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MUSICAL BONDING SAUGUS HIGH CLUB IS HARMONIZING ON PRODUCTION OF CD.

Byline: Carol Rock Staff Writer

SAUGUS - English teacher Frank Koroshec spends his free time advising students with an ear for music.

On Tuesday, he listed a series of committees on the white board - ``Food'' ``Tickets'' ``CD Sales'' ``Stage Crew.'' His advice? Sign up for the team and help everyone else succeed.

His audience was a gathering of DIA - Developing Independent Artists - a club for students interested in music that was started last year at Saugus High School by Koroshec and fellow instructor Tammy Kornfeld. The club will host its second annual concert March 3 in the school's outdoor amphitheater.

Featured bands include Amarinth in Agony, This Dying Breed, Mic City Sons, Household Discards, Chugga Chugga Nee, Fentruck, The Uprising, Oceans for Urchins and Bringing Back Valentine.

``If you're playing in a band, you're only playing for a half-hour,'' Koroshec told the students perched on desks in his classroom. ``You have plenty of time to work one of these booths. And plan on staying until 10 p.m. to help with cleanup. If everybody helps, we'll be out of there by 9:15.''

``In DIA, you see a side of kids you don't see in class,'' said Kornfeld, who has since transferred to West Ranch High, where she has started another DIA club. ``Kids who normally wouldn't be friends are helping each other record songs or design CD artwork.''

Kornfeld's students have chosen to work on a compilation CD of their favorite music. She is teaching them the ropes of copyright, making them contact the groups for permission before adding their music to the CD.

``We're encouraging them to use local bands,'' she said. ``Obviously if they pick U2 or the Rolling Stones, they might not hear back.''

To Koroshec, DIA is a way to give students hands-on experience without worrying about grades. Club members include musicians as well as students with other talents essential to the big picture - management, money handling, promotion, video, marketing and creative types that make DIA merchandise.

Natalia Sookias, 16, and Brie Pearlman, 15, showed off a pile of iPod ``beanies'' - crocheted holders for the popular music players they are selling at fundraisers.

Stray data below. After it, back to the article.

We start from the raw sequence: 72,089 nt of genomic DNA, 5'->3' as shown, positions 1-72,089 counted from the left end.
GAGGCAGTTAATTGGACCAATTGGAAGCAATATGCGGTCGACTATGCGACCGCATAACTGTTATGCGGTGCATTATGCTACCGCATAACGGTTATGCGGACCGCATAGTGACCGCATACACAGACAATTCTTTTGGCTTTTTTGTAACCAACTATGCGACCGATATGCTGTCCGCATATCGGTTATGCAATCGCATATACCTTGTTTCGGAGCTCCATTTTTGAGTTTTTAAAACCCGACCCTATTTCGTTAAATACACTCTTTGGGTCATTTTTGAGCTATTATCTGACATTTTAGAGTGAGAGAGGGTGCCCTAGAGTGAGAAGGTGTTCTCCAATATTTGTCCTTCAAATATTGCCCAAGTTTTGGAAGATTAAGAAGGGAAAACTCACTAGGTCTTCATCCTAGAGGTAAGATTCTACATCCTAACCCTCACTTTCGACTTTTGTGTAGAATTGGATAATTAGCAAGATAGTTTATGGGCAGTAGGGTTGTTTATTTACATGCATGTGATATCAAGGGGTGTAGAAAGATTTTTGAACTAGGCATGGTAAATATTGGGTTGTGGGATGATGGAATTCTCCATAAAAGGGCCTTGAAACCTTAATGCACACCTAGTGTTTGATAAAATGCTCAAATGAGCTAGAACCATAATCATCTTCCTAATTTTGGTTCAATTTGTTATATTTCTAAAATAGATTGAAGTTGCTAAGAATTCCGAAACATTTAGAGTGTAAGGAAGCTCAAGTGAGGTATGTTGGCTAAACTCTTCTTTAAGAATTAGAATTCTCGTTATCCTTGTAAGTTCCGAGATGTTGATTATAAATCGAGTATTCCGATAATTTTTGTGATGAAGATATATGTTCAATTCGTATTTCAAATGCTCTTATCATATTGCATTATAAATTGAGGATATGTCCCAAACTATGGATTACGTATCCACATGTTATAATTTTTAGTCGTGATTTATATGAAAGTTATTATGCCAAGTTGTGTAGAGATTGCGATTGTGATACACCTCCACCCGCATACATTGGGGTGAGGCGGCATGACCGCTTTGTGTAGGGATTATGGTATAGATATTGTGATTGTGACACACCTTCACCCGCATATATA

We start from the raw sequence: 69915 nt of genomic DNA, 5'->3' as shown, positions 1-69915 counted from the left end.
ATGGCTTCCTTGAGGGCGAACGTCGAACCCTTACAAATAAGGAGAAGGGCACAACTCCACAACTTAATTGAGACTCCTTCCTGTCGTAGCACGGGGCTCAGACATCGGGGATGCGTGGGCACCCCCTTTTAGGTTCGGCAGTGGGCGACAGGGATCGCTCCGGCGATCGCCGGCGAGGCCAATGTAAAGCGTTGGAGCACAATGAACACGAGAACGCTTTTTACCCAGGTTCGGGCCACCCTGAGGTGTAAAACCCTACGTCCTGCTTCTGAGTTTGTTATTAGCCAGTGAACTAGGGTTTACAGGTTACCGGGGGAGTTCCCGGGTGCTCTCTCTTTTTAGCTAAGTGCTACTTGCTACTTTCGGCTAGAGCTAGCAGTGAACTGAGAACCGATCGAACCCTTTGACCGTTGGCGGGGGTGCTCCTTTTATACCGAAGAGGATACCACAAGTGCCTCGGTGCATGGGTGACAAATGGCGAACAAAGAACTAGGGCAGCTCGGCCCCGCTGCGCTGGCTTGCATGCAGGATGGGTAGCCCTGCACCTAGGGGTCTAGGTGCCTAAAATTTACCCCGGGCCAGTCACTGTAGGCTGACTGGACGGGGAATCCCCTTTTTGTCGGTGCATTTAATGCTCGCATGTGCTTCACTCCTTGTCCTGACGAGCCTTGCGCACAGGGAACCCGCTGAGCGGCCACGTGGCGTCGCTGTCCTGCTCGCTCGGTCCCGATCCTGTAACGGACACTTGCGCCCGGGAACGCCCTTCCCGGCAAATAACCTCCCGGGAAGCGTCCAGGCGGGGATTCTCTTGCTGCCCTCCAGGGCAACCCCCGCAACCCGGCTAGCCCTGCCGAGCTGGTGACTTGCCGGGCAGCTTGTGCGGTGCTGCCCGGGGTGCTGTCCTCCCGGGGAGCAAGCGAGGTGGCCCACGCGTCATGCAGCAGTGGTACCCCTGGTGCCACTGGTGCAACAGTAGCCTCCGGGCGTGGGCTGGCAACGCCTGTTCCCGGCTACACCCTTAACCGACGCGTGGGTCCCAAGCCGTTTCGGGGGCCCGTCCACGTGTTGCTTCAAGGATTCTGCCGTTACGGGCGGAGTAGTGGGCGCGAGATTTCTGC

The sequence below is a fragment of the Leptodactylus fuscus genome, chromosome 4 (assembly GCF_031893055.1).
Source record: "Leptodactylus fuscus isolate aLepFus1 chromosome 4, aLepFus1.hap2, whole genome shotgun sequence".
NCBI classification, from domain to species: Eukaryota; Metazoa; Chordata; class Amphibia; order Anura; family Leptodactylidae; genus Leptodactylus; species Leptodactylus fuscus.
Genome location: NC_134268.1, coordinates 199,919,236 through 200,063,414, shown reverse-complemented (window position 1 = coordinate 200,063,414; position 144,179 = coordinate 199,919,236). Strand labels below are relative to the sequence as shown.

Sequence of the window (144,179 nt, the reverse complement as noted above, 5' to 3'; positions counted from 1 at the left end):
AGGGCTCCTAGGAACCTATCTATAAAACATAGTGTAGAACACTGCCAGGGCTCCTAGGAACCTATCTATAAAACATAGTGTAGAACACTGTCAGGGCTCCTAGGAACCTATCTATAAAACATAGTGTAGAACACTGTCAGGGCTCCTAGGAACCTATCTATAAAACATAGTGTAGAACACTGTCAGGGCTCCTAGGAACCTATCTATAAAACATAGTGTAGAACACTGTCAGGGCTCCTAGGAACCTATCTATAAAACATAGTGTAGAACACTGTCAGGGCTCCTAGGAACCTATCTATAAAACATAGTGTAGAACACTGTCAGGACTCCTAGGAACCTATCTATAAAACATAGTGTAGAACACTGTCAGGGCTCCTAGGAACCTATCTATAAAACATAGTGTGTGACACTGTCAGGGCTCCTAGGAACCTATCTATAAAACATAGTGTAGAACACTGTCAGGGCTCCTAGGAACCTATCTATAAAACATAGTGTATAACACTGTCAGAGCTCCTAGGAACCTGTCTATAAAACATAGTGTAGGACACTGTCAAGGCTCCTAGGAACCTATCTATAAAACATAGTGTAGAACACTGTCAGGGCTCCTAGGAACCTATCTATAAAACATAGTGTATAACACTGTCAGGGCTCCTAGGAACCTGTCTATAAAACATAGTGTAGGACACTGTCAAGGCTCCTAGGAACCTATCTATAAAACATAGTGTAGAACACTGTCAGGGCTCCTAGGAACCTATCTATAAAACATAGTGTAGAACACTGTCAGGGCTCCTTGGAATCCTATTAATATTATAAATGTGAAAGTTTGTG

``This came from our own hobbies,'' said Pearlman, who plays guitar and is learning the harmonica. ``I learned to crochet at church camp.''

``Then we all joined together,'' Sookias said, chiming in. ``We have beanie hats and backpacks too.''

The girls have been selling both kinds of beanies to a few students, but hope to do better at the merchandise booth at the concert, where they will have forms for custom orders.

A rainbow of T-shirts was posted on the back wall of the classroom, imprinted with a simple logo ``iDIA'' - the brainchild of junior Lynne Cook, 16.

``We made 100 shirts and we've sold about seven,'' she said.

``Ten,'' corrected Koroshec, holding out money collected from a recent sale. ``We really haven't pushed them yet; we're planning on doing that next week.''

``I like it because I'm interested in the whole arts spectrum,'' Cook said. ``It's an art club, but it's not just about sketching or painting.''

Andria Crescioni, 17, and Ashley Fye, 17, made customized vintage shirts last year to help raise money for the club's CD. They bought shirts from secondhand stores and embroidered ``DIA'' on the pockets, selling them to interested students for $5 to $10.

The group's goal is to raise $2,500, which would cover the mastering costs, which will be done at Capitol Records. That amount would also allow musicians to include video clips from their performances.

Koroshec said the 2006 CD will be a little less edgy than last year's to reflect changing musical tastes and to reach a broader spectrum of the listening public. He's also seen an attitude shift from school administrators, who were initially cautious, but are now wholehearted groupies.

``Last year, they were a little nervous,'' he said. ``Now they're definitely supportive. They see the departments working together and the teachers helping out and they're completely behind us.''

The concert, which will take place on two outdoor stages in the school quad, will start at 4:30 p.m. and end by 9 p.m. Tickets are $7 per person or $10 with a CD.

Carol Rock, (661) 257-5252

carol.rock(at)dailynews.com

CAPTION(S):

3 photos

Photo:

(1 -- color) Richard Fitzwater, 17, adds to the T-shirt display for the Developing Independent Artists club at Saugus High School.

(2 -- color) Brie Pearlman, 15, knits an iPod ``beanie'' that will be sold by the DIA club for $10.

(3) A selection of the iPod ``beanies'' are displayed.

David Crane/Staff Photographer
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Publication:Daily News (Los Angeles, CA)
Date:Feb 22, 2006
Words:770
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